When we leave the portals of our dear Alma Mater, we re equipped with all the academic knowledge and vocational skills which our beloved, devoted, and unselfish tutors imparted to us. But these alone would not bring us success. They need the tempering and seasoning affects of an admirable, and an irreproachable character. Yes, friends, our character can do much to win for us fame and honor.

So, my fellow graduates, as good citizens of our country, let us exercise greater zealousness and consciousness in maintaining and bringing out the finer qualities in us, because our national strength depends upon our character.



By: Rogelio Garcia

The following are food for though for the seniors who are about to take their exit:

Our motto is “Two steps forward, one step backward.”

If we spend as much time in seeing ourselves as in seeing others, we should have been heaven a long time ago. Only the good die young.

The nearer you are to the finishing line, the farther you think you are.

To paraphrase the sage in “South of Pago-Pago”, the love of the Pampanga High School for its students is like the sun. Nobody owns it, but everybody can share of its warmth.



Rafael Lazatin


The Graduating Class:

Nowadays, there are many so-called wise men, but so little wisdom. Men there are, who think themselves wise because of their intellectual acumen, but are not truly wise because they are fakers. They are fakers because they have not learned the value of humility, which is the basis of true wisdom. God alone is the Source of all Knowledge and Wisdom. And yet, God is not proud.

True knowledge is understanding, love and charity for all, for the weak and the unfortunate, it is devoid of the false veneer of intellectual aristocracy and superiority. For a learned man, there is no need to be a snob in order to prove his competence to his contemporaries. Intellectual aristocracy and hypocrisy must go if we are to follow the democratic way of life!

Get all the knowledge you can, yes, but above all, remember you are nothing but a tiny mite in the vast scheme of the Universe. Bear in mind always –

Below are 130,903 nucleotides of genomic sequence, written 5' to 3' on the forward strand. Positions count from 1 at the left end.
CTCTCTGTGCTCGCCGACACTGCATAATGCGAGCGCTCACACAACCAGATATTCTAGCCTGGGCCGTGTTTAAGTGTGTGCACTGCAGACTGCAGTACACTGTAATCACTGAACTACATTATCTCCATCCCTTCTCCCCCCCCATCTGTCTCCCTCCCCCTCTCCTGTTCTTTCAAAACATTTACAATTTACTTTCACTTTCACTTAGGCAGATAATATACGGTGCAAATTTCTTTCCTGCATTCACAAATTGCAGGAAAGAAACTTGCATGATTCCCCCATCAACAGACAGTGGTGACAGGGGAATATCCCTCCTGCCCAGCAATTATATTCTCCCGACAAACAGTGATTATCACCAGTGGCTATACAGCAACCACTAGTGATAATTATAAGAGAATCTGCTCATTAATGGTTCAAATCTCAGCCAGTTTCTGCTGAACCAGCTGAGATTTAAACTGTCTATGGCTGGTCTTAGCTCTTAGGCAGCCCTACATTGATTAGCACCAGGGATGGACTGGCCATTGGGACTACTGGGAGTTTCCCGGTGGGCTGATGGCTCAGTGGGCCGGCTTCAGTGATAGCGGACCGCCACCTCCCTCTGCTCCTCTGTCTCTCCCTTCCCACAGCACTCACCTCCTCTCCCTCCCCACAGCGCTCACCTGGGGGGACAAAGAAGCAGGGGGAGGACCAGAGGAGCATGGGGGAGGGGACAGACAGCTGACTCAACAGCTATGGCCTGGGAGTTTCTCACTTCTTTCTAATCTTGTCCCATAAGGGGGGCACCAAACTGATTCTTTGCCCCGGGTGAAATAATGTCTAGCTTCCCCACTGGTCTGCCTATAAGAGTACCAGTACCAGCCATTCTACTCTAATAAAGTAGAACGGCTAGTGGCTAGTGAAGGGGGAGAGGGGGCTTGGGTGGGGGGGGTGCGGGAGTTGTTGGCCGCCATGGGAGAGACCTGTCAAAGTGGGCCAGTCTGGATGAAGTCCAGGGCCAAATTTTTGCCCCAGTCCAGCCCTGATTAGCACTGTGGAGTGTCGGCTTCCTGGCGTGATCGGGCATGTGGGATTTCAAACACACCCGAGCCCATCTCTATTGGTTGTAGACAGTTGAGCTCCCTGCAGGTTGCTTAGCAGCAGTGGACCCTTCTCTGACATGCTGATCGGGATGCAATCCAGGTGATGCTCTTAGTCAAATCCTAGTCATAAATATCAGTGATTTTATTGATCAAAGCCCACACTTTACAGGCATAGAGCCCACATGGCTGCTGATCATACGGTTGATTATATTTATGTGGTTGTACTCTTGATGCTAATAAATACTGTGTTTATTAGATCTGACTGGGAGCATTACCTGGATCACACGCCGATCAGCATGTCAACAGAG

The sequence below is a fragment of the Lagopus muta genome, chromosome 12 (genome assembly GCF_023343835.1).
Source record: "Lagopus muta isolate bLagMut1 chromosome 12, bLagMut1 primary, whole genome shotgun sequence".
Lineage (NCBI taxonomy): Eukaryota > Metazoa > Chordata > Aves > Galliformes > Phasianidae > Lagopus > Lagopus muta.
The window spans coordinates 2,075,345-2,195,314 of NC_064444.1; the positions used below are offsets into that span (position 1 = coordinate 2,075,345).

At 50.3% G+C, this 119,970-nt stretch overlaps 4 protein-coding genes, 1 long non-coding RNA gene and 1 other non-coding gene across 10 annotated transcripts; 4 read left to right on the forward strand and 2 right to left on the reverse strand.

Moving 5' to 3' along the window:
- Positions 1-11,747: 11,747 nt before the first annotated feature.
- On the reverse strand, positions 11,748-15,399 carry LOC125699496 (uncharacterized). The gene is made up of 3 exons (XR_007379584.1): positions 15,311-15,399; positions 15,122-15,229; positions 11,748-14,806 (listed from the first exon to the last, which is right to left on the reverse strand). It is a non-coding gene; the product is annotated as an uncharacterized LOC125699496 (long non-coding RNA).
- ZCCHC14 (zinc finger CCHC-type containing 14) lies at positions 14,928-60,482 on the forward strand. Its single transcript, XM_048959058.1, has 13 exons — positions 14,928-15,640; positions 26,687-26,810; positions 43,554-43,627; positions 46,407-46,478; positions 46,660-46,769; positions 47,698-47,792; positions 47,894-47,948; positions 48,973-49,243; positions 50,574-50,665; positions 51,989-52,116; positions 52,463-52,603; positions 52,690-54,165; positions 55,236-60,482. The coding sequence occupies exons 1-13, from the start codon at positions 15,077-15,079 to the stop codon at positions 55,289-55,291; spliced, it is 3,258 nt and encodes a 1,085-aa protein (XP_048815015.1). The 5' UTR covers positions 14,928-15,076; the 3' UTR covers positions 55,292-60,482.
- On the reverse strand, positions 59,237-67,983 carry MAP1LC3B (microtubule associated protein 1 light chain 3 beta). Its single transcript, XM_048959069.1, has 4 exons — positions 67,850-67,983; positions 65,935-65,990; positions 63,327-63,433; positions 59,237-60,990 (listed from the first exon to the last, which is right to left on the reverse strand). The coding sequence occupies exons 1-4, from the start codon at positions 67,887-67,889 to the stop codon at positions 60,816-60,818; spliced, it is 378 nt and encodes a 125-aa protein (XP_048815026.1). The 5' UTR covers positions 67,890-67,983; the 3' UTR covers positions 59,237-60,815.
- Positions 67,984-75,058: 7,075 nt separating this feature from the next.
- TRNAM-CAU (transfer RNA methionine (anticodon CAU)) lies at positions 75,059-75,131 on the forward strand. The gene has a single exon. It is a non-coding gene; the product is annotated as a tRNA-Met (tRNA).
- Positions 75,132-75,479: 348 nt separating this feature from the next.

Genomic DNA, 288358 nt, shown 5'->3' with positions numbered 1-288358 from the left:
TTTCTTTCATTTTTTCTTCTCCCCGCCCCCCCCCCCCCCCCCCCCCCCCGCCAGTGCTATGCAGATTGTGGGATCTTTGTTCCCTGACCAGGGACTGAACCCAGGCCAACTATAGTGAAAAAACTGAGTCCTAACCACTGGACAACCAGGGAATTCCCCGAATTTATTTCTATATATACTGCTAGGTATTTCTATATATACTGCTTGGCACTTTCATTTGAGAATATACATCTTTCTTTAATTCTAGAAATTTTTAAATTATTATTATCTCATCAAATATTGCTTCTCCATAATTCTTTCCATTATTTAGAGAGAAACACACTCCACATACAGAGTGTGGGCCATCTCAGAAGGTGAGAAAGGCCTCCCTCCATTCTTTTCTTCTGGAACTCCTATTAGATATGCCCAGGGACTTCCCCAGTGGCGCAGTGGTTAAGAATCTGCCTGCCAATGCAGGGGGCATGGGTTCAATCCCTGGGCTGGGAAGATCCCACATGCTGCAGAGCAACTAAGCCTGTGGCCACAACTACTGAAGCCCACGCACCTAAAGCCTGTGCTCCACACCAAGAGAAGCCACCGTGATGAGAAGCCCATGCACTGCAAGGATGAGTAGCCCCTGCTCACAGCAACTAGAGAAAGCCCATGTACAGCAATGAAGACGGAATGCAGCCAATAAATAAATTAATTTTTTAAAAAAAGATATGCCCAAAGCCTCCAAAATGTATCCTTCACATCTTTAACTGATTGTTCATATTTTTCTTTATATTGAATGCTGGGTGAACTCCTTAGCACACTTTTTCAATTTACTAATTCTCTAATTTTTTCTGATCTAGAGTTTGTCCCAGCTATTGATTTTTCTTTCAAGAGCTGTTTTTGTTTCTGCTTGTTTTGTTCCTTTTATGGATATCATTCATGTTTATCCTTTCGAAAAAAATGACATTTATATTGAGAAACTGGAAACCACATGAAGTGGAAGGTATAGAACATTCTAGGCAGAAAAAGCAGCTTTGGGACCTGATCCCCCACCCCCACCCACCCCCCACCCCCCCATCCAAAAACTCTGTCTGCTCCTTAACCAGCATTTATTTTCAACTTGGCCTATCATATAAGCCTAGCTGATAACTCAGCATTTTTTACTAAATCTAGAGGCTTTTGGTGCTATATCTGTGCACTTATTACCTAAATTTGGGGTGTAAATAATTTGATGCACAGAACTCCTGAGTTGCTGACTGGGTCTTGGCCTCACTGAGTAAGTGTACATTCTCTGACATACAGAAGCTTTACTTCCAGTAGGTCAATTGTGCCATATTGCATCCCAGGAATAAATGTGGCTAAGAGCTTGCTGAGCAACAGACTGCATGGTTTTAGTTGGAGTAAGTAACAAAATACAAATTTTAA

“He, that is down needs fear no fall.

He, that is low, no pride,

He, that is HUMBLE ever shall





To the Members of the Graduating Class,

The secondary general education that you received from the Pampanga High School should be very good foundation for those who are going to the universities or colleges for professional courses. You were offered the required English courses, the social science units, mathematics courses and physical education and preparatory military courses during your stay in this school in preparation for college work. In addition to these courses, you had the good fortune of gaining work experience in the vocational and in the home economics courses. You experienced during your stay in the school how to work with people on the different areas of community life. How much of these teaching units and materials have been assimilated will be shown and know in the way you will carry on your work in the higher institution of learning or in the way you will live your life in the community.

I am extending to you a warm congratulation for having successfully finished the four year general secondary curriculum. I wish that you will succeed in life because of the training you received form this school.

                                                                                                                                     Jose C. Reyes




Cavalcade Highlights

Junior Promenade

The traditional PHS Junior – Senior Promenade was held on March 12, at the inner court with “Fiesta sa Nayon” as the theme.

Highlight of the affair was the selection of the Junior Lakambini from among the twelve candidates representing the twelve sections of third year students.

The result of the judgement was proclaimed immediately after the candidates were made to parade under colorfully decorated arches. Shirley Cuyugan of section III nosed out all the candidates for the title.